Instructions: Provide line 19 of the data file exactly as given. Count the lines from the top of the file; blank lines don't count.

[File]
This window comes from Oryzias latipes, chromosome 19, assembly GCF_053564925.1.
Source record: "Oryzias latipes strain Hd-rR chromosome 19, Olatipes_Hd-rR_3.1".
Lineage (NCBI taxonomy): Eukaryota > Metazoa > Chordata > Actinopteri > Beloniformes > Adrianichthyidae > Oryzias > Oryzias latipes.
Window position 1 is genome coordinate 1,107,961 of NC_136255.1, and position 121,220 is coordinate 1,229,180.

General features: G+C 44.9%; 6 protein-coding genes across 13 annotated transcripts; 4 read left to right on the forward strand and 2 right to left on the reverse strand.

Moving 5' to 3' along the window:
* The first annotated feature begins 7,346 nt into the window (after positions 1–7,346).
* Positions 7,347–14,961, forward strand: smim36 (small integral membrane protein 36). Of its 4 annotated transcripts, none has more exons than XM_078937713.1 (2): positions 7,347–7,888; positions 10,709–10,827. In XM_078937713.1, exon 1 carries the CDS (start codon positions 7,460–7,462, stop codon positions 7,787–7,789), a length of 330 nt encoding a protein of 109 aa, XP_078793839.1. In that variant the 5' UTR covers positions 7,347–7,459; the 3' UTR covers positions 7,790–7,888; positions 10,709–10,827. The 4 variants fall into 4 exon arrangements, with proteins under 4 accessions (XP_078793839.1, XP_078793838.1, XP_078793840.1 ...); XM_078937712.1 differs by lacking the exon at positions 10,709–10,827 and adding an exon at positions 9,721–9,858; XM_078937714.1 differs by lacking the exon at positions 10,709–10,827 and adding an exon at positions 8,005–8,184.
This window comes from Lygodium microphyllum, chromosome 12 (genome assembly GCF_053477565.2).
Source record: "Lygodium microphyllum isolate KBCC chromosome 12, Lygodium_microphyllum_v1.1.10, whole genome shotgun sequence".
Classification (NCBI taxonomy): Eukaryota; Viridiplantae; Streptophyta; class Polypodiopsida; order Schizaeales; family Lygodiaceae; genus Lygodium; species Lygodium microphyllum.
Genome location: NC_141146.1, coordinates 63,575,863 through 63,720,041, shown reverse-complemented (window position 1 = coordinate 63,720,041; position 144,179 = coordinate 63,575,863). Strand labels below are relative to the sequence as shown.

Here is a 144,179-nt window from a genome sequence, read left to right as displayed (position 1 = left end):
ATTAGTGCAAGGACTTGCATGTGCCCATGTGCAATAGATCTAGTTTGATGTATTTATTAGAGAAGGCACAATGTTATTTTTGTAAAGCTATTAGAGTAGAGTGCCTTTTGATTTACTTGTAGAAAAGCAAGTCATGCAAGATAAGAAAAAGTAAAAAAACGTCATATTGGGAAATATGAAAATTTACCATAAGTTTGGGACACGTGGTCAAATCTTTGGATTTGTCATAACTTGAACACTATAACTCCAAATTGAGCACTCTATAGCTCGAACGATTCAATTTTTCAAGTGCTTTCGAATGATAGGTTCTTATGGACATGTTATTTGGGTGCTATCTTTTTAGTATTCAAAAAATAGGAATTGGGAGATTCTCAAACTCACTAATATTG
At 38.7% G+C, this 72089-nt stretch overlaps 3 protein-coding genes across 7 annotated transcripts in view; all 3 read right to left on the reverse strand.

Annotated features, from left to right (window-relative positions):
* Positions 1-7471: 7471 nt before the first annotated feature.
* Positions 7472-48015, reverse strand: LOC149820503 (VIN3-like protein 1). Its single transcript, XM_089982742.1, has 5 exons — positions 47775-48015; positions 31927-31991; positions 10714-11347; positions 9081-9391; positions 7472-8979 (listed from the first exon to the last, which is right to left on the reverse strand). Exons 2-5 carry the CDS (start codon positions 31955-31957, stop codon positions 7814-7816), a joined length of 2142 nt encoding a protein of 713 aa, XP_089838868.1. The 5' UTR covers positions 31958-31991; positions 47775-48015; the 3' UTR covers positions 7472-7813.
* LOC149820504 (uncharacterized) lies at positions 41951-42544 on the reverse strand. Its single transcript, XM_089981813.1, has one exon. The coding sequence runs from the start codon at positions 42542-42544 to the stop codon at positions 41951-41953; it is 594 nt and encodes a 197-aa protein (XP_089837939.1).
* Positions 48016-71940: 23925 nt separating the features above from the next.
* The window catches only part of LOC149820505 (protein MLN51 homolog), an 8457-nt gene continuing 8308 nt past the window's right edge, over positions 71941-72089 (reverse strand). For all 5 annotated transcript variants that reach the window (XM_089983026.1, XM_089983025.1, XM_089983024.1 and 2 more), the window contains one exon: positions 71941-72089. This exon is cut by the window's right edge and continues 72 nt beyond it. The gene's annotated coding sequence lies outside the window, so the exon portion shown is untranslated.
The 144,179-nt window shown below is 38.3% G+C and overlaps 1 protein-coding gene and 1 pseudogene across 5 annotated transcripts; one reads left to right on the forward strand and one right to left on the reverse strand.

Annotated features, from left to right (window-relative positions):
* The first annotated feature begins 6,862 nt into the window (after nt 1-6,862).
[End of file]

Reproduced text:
* LOC149820504 (uncharacterized) lies at positions 41951-42544 on the reverse strand. Its single transcript, XM_089981813.1, has one exon. The coding sequence runs from the start codon at positions 42542-42544 to the stop codon at positions 41951-41953; it is 594 nt and encodes a 197-aa protein (XP_089837939.1).